THE UNIVERSAL WASTE RULE IN MISSOURI

Hazardous Waste Program fact sheet
04/2014
Division of Environmental Quality Director: Leanne Tippett Mosby
PUB2058

What are Universal Wastes?
Universal wastes are hazardous wastes, but not all hazardous wastes can be universal wastes.

In order to be a universal waste, a hazardous waste must meet certain criteria established by the U.S. Environmental Protection Agency (EPA). In general, to qualify as a universal waste a hazardous waste must be commonly found in medium to large volumes, exhibit only low-level hazards or be easily managed. It is important to note that disposal of hazardous wastes in Missouri sanitary landfills (except by households or farmers has been illegal since Jan. 1, 1994 (Section 260.432 RSMo). Universal wastes in Missouri’s rule include the following items:

What is the Universal Waste Rule?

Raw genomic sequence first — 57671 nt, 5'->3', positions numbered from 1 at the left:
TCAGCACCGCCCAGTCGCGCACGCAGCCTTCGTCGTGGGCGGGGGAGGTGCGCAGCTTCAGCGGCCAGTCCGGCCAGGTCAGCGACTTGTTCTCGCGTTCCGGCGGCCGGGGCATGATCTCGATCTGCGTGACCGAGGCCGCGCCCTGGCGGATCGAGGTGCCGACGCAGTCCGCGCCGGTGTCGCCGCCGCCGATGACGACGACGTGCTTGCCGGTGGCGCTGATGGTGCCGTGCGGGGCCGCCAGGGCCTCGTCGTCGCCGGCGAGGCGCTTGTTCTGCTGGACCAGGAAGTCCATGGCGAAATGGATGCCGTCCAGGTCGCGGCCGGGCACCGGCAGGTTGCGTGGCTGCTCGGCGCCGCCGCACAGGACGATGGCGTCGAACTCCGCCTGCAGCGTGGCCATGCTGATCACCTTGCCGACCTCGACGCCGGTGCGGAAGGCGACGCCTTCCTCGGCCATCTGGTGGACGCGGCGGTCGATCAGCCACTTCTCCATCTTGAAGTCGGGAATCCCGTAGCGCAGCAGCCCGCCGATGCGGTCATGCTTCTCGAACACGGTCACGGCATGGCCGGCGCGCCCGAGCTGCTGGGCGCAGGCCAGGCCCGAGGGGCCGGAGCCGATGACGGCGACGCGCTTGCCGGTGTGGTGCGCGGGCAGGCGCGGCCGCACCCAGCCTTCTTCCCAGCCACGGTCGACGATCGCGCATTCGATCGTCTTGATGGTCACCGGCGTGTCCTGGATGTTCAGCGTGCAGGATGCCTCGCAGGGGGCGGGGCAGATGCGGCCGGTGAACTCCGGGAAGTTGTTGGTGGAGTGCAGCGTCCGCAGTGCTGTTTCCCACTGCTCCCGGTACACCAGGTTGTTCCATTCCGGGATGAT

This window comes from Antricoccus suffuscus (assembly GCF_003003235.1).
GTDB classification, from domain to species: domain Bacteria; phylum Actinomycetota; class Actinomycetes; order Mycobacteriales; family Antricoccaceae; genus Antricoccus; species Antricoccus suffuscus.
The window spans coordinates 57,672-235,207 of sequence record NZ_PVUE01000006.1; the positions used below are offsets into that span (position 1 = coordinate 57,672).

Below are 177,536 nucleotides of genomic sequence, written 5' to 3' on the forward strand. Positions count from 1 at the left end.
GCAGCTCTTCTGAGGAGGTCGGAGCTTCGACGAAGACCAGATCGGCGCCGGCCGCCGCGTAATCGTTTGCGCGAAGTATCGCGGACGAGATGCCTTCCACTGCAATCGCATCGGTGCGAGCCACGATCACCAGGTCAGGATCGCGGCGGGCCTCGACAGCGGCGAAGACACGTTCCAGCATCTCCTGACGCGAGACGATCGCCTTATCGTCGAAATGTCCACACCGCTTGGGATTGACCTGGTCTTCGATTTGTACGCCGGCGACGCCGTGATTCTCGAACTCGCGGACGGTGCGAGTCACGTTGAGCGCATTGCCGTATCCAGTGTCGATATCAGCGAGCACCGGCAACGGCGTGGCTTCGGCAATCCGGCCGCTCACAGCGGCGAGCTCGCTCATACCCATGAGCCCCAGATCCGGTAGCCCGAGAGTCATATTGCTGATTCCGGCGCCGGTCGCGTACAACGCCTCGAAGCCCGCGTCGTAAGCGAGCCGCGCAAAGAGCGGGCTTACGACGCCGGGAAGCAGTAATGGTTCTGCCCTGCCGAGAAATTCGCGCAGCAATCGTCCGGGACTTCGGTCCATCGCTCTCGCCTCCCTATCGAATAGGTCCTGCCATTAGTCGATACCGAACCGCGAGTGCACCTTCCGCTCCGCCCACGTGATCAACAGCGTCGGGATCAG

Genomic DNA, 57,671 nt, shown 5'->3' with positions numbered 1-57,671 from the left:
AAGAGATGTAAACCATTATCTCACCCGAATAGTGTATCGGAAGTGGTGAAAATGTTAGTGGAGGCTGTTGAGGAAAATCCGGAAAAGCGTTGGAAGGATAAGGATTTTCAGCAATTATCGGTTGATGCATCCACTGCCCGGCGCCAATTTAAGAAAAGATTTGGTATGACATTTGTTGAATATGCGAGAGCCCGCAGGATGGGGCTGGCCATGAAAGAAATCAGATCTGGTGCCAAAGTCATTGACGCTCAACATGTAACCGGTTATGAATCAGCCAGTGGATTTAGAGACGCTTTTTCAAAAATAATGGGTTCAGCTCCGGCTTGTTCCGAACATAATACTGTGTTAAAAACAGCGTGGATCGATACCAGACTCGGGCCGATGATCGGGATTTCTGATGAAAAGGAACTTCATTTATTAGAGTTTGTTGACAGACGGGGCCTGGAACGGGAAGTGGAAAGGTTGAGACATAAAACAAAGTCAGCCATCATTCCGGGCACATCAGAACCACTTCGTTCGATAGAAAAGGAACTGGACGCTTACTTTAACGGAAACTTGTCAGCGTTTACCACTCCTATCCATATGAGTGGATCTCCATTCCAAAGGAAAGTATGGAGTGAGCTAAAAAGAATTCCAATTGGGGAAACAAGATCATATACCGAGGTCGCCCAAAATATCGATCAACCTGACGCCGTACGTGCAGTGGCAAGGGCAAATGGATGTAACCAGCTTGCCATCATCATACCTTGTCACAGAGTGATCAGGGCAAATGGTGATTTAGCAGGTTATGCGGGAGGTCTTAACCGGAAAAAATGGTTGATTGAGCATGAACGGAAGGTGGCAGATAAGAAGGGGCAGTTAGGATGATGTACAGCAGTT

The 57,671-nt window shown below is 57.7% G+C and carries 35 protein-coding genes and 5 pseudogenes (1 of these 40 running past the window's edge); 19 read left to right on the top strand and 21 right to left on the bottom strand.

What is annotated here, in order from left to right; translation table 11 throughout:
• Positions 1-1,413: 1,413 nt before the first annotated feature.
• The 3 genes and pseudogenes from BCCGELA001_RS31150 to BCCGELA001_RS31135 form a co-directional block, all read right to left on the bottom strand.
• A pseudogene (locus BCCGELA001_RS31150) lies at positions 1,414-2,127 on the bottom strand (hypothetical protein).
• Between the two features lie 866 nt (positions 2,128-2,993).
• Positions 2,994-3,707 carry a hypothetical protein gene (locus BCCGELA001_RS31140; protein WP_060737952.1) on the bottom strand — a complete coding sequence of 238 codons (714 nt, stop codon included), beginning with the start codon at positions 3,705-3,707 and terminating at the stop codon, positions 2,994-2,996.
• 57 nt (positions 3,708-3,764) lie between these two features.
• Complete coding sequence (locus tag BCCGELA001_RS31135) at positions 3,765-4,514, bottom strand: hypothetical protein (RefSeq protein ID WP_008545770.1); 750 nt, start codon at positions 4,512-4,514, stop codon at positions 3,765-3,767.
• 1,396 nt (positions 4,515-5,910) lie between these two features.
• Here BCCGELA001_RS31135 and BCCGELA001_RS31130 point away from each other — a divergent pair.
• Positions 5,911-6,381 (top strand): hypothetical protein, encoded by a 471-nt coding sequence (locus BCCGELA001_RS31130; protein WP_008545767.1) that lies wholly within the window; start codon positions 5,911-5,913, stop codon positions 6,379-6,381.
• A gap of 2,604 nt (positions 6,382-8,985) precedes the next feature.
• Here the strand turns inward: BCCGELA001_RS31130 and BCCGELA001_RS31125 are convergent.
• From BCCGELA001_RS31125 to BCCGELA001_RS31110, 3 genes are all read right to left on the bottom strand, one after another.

The Universal Waste Rule is a set of federal environmental regulations adopted with modifications by Missouri. The effective date of the rule in Missouri was Jan. 31, 1999. The rule can be found in Chapter 16 of the Missouri Hazardous Waste Management Regulations, which references portions of 40 CFR Part 273. This rule identifies all universal wastes in Missouri and states how they can be handled in a lawful manner. To completely understand the rule, you should read both state and federal regulations, because the state often references the federal standards. The rule was designed to give generators of certain types of hazardous wastes an option to manage those wastes under less stringent Universal Waste Rule requirements rather than by the more stringent existing hazardous waste regulations. This alternative is offered to help reduce the regulatory burden on businesses and others that generate certain common hazardous wastes and to encourage collection, recycling and proper disposal of these wastes.